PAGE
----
• Provide counseling and mentoring to disadvantaged groups such as rural women
  • Provide security guidance and equipment so women can better protect themselves when mapping in remote locations
  • Work with educational institutions to start educating girls in mapping and technology early in life
  • Create more materials on the impact of maps for development, particularly with a focus on women; and
  • Provide guidance on good practice in involving leaders at all levels to raise awareness of the benefits of mapping.

There are indeed more ideas on how to help women, this is just a sample.

At the end of the conference there was a surprise announcement that $15,000 of the FOSS4G 2018 surplus was to be given to Crowd2Map to continue our community mapping. This represents three times the size of our previous funding from the HOT microgrant so it is a very big deal.

There was further good news that Crowd2Map will also participate in a side event at the United Nations General Assembly in New York this month, organising a mapathon against FGM for UN staff, as well as a concurrent global mapathon where we hope to involve every country where FGM is still an issue. Everyone is invited to support this activity.

HOT and OSM

Here are a few more details on FOSS4G 2018. Hosted for the first time in Africa, and with 13% of the 1000+ conference-goers attending with a Travel Grant, FOSS4G 2018 was a turning point in the dialogue on inclusion and diversity in the open source geospatial community. 137 Travel Grants were available, the majority awarded to women from East Africa, which positively impacted the range of diversity amongst the conference attendees.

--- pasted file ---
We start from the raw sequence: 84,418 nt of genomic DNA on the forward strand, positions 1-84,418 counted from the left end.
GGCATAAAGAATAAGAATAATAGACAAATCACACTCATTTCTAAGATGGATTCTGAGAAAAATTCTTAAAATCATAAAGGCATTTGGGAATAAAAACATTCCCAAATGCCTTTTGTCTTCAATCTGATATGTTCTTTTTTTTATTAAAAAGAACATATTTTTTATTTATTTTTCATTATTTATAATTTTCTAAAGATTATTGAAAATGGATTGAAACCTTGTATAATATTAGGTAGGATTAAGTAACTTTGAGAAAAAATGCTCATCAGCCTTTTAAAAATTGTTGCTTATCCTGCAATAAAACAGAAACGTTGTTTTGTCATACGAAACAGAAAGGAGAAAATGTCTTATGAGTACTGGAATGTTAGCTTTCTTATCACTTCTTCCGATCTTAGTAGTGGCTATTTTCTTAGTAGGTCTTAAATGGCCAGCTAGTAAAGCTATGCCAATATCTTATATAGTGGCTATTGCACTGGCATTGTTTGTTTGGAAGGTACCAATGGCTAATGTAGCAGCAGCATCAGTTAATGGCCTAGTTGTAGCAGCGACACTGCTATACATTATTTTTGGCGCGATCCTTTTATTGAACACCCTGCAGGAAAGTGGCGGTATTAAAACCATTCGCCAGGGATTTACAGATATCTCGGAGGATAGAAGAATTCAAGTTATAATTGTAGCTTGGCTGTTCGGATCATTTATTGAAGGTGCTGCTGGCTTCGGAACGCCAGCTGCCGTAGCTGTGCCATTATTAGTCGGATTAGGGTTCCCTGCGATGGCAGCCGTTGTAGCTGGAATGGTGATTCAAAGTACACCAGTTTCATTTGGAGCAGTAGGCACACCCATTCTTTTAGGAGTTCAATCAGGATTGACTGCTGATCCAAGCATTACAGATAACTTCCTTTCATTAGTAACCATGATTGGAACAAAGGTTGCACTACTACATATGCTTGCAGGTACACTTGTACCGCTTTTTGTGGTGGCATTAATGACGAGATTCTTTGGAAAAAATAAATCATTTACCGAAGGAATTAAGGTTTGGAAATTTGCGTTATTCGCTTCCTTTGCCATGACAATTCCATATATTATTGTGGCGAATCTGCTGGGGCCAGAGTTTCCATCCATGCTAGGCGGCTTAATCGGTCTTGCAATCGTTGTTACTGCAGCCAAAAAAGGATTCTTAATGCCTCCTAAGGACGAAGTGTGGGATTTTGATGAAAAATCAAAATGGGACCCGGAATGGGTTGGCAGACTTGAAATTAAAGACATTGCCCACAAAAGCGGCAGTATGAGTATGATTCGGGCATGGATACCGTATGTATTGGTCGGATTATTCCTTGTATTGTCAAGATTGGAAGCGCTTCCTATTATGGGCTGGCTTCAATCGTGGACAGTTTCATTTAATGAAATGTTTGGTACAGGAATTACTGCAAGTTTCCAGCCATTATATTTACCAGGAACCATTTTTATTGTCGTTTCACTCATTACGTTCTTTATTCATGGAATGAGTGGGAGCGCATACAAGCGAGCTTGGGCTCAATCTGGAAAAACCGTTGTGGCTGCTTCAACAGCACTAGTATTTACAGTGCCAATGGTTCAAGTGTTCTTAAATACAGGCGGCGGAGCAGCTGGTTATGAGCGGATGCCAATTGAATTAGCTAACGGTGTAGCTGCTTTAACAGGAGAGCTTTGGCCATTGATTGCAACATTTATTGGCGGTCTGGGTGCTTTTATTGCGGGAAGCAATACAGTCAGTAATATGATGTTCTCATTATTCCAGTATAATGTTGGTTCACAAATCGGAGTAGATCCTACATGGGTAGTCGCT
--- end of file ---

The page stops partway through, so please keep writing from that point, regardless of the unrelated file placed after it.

Across the technology community many conversations on diversity focus primarily on the problem: the lack of it. Keen to learn from the experiences of the broad range of international and local conference attendees, we hosted an inclusion and diversity discussion session that attracted over 50 participants. People shared the positive experiences, both at an individual and organisational level that had enabled them on their journey to becoming more involved in open source geo. These were not just experiences of gender inclusion, but also included socio-economic, cultural and disability considerations. With this experience in mind, we plan to draw up practical guidelines around improving diversity in open communities and conferences.